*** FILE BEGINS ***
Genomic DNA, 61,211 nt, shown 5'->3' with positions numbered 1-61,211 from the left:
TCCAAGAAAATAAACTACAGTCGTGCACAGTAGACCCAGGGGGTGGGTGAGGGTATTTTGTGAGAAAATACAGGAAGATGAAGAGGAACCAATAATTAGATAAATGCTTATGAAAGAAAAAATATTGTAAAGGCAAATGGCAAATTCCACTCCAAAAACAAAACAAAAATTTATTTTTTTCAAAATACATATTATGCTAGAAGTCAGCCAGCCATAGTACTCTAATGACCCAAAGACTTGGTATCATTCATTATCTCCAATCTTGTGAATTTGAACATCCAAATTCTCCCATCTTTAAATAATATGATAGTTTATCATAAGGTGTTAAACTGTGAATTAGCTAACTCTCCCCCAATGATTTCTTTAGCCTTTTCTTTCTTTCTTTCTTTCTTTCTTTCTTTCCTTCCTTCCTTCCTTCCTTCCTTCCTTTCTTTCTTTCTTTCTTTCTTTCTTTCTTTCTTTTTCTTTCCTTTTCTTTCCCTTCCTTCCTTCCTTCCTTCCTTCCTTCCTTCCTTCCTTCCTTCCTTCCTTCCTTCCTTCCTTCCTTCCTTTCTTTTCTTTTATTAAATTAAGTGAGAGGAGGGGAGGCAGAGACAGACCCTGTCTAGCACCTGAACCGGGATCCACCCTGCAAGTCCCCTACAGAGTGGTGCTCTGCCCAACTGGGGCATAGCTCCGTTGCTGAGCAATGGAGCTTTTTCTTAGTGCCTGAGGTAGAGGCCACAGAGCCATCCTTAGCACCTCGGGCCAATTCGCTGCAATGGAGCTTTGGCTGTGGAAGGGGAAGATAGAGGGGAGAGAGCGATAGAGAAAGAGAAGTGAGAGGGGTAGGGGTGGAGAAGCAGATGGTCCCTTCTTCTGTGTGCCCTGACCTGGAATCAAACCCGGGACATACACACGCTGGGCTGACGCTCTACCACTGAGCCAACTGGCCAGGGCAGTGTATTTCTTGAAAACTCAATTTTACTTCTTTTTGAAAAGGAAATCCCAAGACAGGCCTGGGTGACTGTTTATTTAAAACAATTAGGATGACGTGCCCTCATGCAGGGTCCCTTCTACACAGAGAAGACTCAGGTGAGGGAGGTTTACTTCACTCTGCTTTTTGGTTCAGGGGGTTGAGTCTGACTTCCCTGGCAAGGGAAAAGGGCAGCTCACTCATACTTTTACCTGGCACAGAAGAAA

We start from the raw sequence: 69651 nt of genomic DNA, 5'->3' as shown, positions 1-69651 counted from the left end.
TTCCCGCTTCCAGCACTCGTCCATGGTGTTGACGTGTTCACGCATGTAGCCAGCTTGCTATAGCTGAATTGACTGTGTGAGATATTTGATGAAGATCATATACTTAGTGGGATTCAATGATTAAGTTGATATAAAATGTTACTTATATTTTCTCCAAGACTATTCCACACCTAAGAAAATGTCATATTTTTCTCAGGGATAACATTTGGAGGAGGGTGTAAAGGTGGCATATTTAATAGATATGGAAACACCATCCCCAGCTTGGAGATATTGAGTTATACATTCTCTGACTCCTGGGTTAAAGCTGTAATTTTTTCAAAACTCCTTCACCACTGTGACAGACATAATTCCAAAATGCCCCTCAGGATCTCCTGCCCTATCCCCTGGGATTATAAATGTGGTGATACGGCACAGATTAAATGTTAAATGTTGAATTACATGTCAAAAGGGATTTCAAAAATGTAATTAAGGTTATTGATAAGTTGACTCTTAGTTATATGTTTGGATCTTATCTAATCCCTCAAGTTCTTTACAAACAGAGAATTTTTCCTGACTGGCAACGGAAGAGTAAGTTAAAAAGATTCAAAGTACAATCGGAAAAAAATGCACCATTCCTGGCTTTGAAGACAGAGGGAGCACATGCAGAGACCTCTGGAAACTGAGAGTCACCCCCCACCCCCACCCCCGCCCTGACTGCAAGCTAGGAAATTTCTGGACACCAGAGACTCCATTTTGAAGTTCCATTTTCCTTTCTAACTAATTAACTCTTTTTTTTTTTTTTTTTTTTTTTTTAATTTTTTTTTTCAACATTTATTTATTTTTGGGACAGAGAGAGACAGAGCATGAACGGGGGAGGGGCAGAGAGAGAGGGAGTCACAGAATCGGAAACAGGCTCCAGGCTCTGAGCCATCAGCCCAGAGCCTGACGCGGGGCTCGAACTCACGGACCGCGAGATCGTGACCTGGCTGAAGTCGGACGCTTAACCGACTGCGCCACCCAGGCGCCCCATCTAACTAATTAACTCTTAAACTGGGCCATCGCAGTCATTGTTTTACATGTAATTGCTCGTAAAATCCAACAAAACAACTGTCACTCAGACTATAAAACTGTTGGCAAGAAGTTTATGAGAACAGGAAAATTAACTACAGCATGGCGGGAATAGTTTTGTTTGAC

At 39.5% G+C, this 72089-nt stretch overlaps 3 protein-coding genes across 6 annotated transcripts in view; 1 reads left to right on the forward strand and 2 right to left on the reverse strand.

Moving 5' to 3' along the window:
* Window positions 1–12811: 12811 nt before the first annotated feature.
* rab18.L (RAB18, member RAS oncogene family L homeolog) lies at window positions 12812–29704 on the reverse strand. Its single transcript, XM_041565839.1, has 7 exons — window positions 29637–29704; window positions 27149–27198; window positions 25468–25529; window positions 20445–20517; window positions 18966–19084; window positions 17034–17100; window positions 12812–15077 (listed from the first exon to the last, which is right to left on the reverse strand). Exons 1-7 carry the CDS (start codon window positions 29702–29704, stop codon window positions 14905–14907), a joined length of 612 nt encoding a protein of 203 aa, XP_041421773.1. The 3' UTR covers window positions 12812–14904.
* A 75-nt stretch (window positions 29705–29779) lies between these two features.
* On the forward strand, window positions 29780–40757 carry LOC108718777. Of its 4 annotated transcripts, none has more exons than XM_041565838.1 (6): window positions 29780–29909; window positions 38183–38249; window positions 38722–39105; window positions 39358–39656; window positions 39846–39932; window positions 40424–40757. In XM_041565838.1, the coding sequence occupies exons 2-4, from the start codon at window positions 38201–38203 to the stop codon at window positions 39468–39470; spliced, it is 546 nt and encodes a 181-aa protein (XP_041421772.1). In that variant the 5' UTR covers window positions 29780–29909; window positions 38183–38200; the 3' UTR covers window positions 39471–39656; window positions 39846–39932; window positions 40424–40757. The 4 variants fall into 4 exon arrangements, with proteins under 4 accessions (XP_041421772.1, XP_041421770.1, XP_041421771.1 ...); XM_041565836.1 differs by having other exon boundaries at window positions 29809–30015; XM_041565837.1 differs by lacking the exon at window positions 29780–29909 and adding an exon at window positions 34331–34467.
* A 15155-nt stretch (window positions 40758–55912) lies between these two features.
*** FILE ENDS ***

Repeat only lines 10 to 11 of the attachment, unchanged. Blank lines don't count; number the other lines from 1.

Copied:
* On the forward strand, window positions 29780–40757 carry LOC108718777. Of its 4 annotated transcripts, none has more exons than XM_041565838.1 (6): window positions 29780–29909; window positions 38183–38249; window positions 38722–39105; window positions 39358–39656; window positions 39846–39932; window positions 40424–40757. In XM_041565838.1, the coding sequence occupies exons 2-4, from the start codon at window positions 38201–38203 to the stop codon at window positions 39468–39470; spliced, it is 546 nt and encodes a 181-aa protein (XP_041421772.1). In that variant the 5' UTR covers window positions 29780–29909; window positions 38183–38200; the 3' UTR covers window positions 39471–39656; window positions 39846–39932; window positions 40424–40757. The 4 variants fall into 4 exon arrangements, with proteins under 4 accessions (XP_041421772.1, XP_041421770.1, XP_041421771.1 ...); XM_041565836.1 differs by having other exon boundaries at window positions 29809–30015; XM_041565837.1 differs by lacking the exon at window positions 29780–29909 and adding an exon at window positions 34331–34467.
* A 15155-nt stretch (window positions 40758–55912) lies between these two features.